April 22, 2010, 11:17 AM — iFixit, which has made a name for itself by tearing apart hot new devices like the Apple iPad and Google Nexus One smartphone to show what really makes them tick, Thursday unveiled a publicly accessible and editable wiki designed for people to share their expertise at fixing things.
"We're opening up our guides to the world. Think Wikipedia, but for repair," writes Kyle Wiens, co-founder of iFixit, which sells parts and service tools to fund its mission.
The company estimates its repair manuals have been used to fix more than 1 million Apple devices.
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Initial repair guides on the expanded site target Apple products such as Macs, iPods and iPhones, but also iRobot Roomba cleaners, LED Christmas lights, car brakes, game consoles and cameras. The public can edit text and images in the guides.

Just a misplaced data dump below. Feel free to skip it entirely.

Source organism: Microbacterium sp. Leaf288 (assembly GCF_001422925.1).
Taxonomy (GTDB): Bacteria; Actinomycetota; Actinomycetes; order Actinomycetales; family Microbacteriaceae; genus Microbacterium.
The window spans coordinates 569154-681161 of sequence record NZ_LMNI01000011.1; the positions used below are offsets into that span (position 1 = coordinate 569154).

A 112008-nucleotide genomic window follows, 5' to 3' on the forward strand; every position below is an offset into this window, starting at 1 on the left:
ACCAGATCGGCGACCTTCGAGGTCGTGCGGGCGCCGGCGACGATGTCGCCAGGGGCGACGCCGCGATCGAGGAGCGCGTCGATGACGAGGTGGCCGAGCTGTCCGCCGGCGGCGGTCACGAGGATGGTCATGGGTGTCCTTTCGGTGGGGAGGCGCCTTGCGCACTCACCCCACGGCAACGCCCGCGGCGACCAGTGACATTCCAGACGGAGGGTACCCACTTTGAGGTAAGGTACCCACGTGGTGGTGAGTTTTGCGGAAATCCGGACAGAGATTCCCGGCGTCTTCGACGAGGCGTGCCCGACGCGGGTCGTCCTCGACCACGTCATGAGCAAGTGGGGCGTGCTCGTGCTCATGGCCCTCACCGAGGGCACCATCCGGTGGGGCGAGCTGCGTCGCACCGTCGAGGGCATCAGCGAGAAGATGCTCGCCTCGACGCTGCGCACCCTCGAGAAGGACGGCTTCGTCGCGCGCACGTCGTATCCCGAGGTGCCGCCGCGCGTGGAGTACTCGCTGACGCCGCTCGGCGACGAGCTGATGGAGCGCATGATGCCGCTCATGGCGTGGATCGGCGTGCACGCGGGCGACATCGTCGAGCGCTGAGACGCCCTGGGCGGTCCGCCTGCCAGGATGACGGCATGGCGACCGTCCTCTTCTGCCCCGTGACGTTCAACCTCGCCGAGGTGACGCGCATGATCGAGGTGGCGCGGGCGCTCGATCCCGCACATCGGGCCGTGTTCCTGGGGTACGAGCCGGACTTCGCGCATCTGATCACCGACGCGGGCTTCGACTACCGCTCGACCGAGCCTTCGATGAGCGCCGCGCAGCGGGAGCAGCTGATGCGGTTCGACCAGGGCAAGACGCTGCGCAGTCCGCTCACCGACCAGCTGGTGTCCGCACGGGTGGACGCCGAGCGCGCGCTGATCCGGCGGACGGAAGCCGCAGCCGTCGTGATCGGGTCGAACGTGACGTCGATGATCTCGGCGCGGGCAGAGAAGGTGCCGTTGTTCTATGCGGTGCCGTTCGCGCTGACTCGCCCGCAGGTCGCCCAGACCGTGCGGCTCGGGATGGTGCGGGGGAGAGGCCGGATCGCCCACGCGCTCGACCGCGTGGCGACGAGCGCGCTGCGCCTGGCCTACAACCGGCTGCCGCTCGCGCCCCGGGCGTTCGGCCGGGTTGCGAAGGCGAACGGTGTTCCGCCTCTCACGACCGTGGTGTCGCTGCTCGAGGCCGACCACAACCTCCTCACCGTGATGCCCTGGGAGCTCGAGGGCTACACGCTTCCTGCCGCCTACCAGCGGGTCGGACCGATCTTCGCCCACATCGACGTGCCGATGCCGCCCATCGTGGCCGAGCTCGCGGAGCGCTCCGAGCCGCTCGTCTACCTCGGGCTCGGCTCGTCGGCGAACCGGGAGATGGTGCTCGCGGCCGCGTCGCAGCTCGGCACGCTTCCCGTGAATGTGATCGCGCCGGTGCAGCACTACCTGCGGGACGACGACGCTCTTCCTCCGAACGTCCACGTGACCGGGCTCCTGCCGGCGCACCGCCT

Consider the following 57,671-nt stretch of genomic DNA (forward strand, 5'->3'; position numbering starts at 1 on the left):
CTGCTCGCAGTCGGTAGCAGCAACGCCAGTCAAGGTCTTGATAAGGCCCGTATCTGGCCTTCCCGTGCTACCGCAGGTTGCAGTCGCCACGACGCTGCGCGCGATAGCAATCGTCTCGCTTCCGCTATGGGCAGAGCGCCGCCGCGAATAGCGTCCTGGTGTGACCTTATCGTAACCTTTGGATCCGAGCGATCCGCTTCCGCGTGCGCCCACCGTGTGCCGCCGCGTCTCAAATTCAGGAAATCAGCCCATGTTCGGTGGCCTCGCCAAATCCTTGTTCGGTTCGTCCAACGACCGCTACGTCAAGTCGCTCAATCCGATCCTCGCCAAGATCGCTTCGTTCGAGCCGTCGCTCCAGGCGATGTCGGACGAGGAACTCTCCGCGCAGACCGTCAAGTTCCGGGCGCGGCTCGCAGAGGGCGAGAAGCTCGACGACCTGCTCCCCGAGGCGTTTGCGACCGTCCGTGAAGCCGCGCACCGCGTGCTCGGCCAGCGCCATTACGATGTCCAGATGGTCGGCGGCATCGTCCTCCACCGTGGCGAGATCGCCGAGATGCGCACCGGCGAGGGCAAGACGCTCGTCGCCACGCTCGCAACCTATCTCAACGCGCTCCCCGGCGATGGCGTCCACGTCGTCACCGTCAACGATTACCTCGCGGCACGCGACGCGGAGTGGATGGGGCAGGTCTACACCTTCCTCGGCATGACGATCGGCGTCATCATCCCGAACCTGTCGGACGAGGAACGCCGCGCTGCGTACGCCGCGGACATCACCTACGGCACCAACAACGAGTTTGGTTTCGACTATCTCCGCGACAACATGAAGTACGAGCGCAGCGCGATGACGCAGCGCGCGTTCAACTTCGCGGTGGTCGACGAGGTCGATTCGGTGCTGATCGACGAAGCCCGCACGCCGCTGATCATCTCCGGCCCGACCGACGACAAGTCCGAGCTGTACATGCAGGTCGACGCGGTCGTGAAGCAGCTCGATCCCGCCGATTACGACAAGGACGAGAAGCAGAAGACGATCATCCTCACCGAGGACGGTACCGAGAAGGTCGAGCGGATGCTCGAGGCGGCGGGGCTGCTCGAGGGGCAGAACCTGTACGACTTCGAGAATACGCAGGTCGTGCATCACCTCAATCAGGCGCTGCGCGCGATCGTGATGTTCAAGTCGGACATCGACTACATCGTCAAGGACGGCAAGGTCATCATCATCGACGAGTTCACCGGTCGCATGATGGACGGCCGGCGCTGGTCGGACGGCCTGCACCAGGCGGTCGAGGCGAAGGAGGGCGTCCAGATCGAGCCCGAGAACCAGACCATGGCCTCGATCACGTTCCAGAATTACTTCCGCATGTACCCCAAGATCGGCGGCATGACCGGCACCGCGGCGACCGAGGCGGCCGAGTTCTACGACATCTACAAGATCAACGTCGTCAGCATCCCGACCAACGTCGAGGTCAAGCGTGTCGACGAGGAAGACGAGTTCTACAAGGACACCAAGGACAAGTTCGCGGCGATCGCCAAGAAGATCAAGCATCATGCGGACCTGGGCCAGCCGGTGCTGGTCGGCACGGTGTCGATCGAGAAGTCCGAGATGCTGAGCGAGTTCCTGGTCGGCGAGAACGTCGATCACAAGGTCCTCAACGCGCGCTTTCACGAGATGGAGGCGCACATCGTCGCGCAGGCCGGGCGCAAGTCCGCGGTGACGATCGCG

iFixit serves consumers, but also IT shops and equipment refurbishers, according to Wiens. "They need this information far more than consumers do. We're currently used by every IT shop that has to work on Macs but isn't Apple authorized," he says.
We asked Wiens whether we might expect to see repair guides on the site for enterprise IT gear, such as Cisco routers and switches.
"We have to find people who have access to that hardware and are interested in sharing," he says. "Large IT shops that need to document internal procedures are a great use case. Sharing this information with different groups throughout the company over multiple locations can be a huge hassle, and it's not generally proprietary to the company. Much better to open source it and collaborate with other IT workers who need the same information. Working together, we should be able to create a very valuable resource."
It’s no coincidence that iFixit is introducing its repair wiki on Earth Day, as the company says part of its mission is to prevent people from tossing broken devices into an ever-expanding e-waste pile.
"Our society is manufacturing new products at an unsustainable rate, completely ignoring the waste stream it's generating," Wiens writes. "We must reduce our rapid consumption of devices and move past our throw-away culture. Repairing devices and extending their life spans can go a long way toward fixing the problem."
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